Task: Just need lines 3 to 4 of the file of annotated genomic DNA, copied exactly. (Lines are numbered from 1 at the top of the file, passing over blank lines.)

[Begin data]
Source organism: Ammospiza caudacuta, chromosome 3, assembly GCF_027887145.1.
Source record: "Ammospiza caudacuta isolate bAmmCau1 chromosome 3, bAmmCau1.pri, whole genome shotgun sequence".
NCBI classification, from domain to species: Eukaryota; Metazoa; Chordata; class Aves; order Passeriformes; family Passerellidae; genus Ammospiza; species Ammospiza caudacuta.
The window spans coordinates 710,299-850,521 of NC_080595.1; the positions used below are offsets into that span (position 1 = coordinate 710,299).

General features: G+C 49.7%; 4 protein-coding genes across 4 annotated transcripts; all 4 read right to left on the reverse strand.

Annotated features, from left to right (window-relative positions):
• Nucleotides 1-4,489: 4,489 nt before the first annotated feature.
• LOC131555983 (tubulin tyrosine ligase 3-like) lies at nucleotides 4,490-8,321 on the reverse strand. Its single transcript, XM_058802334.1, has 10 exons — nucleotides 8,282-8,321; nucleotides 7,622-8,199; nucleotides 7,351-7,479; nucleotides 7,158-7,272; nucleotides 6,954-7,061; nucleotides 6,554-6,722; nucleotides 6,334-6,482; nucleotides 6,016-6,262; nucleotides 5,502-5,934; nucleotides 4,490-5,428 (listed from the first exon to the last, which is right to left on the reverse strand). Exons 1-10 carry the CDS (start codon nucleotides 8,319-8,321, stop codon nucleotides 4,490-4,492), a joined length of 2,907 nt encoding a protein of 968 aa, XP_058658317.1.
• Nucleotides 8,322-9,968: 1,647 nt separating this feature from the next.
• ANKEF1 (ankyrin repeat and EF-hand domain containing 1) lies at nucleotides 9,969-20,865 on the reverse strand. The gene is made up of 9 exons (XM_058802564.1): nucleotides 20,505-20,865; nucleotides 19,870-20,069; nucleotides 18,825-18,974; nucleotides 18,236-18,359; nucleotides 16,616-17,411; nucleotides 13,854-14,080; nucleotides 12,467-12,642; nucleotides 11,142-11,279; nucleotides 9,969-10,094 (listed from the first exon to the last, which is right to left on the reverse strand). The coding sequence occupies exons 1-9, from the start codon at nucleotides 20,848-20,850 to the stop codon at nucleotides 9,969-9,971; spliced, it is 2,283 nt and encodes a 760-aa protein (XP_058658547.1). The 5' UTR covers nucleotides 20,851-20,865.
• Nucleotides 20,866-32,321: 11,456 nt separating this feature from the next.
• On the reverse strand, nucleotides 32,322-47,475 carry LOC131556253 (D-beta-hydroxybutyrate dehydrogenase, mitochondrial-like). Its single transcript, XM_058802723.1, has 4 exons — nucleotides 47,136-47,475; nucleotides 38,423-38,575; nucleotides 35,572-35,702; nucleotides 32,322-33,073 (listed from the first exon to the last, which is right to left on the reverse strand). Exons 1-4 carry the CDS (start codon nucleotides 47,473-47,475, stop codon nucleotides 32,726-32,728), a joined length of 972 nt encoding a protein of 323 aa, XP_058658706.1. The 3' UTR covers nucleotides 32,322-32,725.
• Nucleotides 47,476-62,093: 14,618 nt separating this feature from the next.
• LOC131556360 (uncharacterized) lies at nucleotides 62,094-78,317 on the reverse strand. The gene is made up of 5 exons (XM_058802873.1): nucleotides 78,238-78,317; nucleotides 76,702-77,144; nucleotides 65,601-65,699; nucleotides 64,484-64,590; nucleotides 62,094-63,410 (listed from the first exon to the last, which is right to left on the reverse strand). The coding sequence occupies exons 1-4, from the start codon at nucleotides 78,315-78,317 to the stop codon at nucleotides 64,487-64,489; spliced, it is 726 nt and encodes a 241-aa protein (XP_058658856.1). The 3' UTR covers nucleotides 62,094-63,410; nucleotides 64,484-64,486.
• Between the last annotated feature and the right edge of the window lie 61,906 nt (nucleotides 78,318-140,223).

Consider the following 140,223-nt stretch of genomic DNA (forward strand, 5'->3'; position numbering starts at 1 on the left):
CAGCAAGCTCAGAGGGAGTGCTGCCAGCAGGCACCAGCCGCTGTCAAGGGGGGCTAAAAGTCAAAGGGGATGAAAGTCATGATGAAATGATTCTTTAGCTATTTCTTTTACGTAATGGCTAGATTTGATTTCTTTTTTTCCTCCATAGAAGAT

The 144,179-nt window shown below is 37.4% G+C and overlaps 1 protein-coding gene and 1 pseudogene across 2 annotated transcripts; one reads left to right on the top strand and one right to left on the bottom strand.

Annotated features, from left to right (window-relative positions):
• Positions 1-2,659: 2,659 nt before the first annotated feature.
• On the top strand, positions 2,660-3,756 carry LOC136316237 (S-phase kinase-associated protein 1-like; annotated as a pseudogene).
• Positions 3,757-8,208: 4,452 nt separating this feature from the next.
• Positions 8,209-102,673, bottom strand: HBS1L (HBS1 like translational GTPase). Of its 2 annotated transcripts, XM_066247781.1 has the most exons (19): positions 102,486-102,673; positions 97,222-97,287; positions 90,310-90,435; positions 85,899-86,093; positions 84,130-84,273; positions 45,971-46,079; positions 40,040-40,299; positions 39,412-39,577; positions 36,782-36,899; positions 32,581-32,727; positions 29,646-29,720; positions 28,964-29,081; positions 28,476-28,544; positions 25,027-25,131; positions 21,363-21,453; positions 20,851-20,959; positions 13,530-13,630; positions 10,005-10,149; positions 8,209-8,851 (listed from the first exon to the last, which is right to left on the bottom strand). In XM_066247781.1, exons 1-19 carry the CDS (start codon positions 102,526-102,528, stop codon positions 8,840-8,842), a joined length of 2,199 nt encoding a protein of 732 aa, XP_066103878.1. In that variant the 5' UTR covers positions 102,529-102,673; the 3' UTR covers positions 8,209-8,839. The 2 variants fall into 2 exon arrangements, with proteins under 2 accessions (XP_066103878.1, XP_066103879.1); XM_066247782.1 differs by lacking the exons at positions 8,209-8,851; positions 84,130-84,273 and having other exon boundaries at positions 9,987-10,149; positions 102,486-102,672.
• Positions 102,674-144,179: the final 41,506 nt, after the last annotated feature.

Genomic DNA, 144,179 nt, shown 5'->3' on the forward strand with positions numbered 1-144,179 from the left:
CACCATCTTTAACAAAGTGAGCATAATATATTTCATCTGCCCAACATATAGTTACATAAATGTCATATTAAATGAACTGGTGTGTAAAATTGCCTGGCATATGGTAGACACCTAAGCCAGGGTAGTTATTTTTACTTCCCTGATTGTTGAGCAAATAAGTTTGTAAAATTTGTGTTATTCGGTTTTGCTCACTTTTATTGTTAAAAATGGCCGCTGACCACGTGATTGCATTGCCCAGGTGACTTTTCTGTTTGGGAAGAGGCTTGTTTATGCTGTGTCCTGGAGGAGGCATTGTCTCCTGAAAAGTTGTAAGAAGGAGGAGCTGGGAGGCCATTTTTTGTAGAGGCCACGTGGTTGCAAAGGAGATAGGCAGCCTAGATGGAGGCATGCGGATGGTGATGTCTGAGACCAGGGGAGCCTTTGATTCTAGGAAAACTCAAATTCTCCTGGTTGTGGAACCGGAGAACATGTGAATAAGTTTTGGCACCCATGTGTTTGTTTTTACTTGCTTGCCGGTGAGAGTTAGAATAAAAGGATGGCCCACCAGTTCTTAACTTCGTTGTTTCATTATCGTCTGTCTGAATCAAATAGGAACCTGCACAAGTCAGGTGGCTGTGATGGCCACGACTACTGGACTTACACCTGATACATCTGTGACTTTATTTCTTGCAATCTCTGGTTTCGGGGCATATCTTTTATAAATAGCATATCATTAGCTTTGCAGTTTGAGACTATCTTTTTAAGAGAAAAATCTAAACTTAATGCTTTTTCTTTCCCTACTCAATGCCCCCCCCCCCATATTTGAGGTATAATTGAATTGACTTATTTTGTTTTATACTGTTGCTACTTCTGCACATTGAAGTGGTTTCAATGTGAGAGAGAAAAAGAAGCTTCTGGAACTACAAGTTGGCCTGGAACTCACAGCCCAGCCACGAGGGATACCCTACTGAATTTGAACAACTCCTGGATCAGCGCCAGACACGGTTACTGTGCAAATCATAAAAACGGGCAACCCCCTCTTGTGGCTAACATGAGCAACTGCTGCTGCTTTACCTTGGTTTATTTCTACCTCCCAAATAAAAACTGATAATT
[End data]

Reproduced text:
NCBI classification, from domain to species: Eukaryota; Metazoa; Chordata; class Aves; order Passeriformes; family Passerellidae; genus Ammospiza; species Ammospiza caudacuta.
The window spans coordinates 710,299-850,521 of NC_080595.1; the positions used below are offsets into that span (position 1 = coordinate 710,299).